Diapers in Detention Week of Action

Along with our partners at Interfaith Immigration Coalition, UUSC is organizing a #DiapersInDetention week of action from August 29th – September 1st to put national attention on ICE. Here’s how you can help:

SIGN AND SEND A LETTER TO YOUR LOCAL ICE OFFICE VIA OUR ONLINE ACTION

Families fleeing violence have a legal right to seek asylum and their detention violates international human rights law. Now, instead of growing up with blankets and binkies, their children are behind bars and locked doors. Tell Your Local ICE Field Office: Jailing babies is the last straw. End family detention. Keep families together and free while they pursue asylum.

SUPPORT THE MOTHERS ON HUNGER STRIKE IN BERKS FAMILY DETENTION CENTER IN LEESPORT, PA

Twenty-two mothers who have been in detention with their children for up to a year have launched a hunger strike in protest of their protracted imprisonment. This follows a misleading statement by Secretary of Homeland Security Jeh Johnson that, on average, families are released within 20 days. Call Thomas Decker of the Philadelphia Regional ICE office to demand their immediate release: 215-656-7164.

SEND A BABY SHOWER CARD TO ICE

If you are not near one of the ICE offices or a family detention facility, pick up a baby shower card at the drugstore, write a message that says “Baby jails are the last straw. It’s time to end family detention and keep families together. No more diapers in detention!” and send it to:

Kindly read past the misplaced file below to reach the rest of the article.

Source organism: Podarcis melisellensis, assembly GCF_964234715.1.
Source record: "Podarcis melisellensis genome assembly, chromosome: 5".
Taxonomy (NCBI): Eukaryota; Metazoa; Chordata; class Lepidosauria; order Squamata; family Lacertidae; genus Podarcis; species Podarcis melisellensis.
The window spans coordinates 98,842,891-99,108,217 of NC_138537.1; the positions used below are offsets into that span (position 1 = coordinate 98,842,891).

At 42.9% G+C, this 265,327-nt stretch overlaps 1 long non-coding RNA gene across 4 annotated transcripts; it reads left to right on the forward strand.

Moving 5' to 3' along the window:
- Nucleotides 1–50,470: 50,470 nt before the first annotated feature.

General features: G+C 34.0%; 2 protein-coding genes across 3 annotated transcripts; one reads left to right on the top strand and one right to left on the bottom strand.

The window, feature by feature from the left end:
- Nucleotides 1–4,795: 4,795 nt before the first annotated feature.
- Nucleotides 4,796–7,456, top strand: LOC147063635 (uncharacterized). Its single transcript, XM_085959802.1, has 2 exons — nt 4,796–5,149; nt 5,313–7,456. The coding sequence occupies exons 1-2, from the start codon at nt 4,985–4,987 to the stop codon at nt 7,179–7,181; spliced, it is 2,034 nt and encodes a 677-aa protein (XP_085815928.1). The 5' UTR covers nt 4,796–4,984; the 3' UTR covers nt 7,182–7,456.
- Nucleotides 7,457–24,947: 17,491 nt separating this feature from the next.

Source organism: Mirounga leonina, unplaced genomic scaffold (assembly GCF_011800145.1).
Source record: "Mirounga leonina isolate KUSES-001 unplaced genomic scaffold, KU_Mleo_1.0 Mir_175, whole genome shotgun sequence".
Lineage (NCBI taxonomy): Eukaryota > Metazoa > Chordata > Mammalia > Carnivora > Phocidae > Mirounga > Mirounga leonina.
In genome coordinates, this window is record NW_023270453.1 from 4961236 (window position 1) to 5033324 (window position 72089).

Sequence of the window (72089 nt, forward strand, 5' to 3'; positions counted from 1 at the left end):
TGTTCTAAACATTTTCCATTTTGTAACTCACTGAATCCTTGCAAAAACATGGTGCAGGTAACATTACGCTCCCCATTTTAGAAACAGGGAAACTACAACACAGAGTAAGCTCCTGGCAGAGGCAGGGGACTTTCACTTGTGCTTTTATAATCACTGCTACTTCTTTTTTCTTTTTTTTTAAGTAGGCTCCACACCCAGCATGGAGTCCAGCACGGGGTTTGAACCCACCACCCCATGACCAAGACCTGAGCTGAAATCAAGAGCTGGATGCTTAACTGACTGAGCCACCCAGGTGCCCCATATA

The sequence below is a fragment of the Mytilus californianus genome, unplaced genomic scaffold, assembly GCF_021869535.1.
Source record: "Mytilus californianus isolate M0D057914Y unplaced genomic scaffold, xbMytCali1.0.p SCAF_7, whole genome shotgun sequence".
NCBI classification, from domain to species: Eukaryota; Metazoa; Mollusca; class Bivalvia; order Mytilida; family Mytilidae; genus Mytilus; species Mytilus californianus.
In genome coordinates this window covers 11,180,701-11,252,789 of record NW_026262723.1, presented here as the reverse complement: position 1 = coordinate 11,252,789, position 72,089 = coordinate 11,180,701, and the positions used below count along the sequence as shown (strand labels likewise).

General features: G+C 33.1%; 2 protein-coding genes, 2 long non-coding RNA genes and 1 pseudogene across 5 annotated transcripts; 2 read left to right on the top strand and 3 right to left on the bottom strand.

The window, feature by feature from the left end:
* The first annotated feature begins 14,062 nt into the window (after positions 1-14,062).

The Honorable Jeh Johnson
Secretary of Homeland Security
Washington, D.C. 20528

Before you drop it in the mailbox, take a picture of it and tag it on social media with #DiapersInDetention, @UUSC, and @ICEGOV.

HOST A “BABY SHOWER” FOR ICE

If you live in one of the 24 cities with an ICE Enforcement and Removal Office, help organize a “baby shower” for ICE to call attention to the increase of babies and toddlers being held in detention. You can find a map of the offices here, and sign up to lead or attend an event here.

Events can be held Monday, August 29 – Thursday, September 1. A guide for organizing events is available, and national organizers will assist you with planning and media coverage. If you are interested in hosting an event, please do your best to register by August 12.

SEND A LETTER TO THE EDITOR TO YOUR LOCAL PAPER

Our partners at the Friends Committee on National Legislation have created an easy tool to help you write to your local newspaper.

Rights at Risk in the Dominican Republic

Since 2013, over 200,000 Dominicans of Haitian descent have already been stripped of their citizenship because they have been unable to prove their ancestors’ legal entry to the Dominican Republic (D.R.), going all the way back to 1929.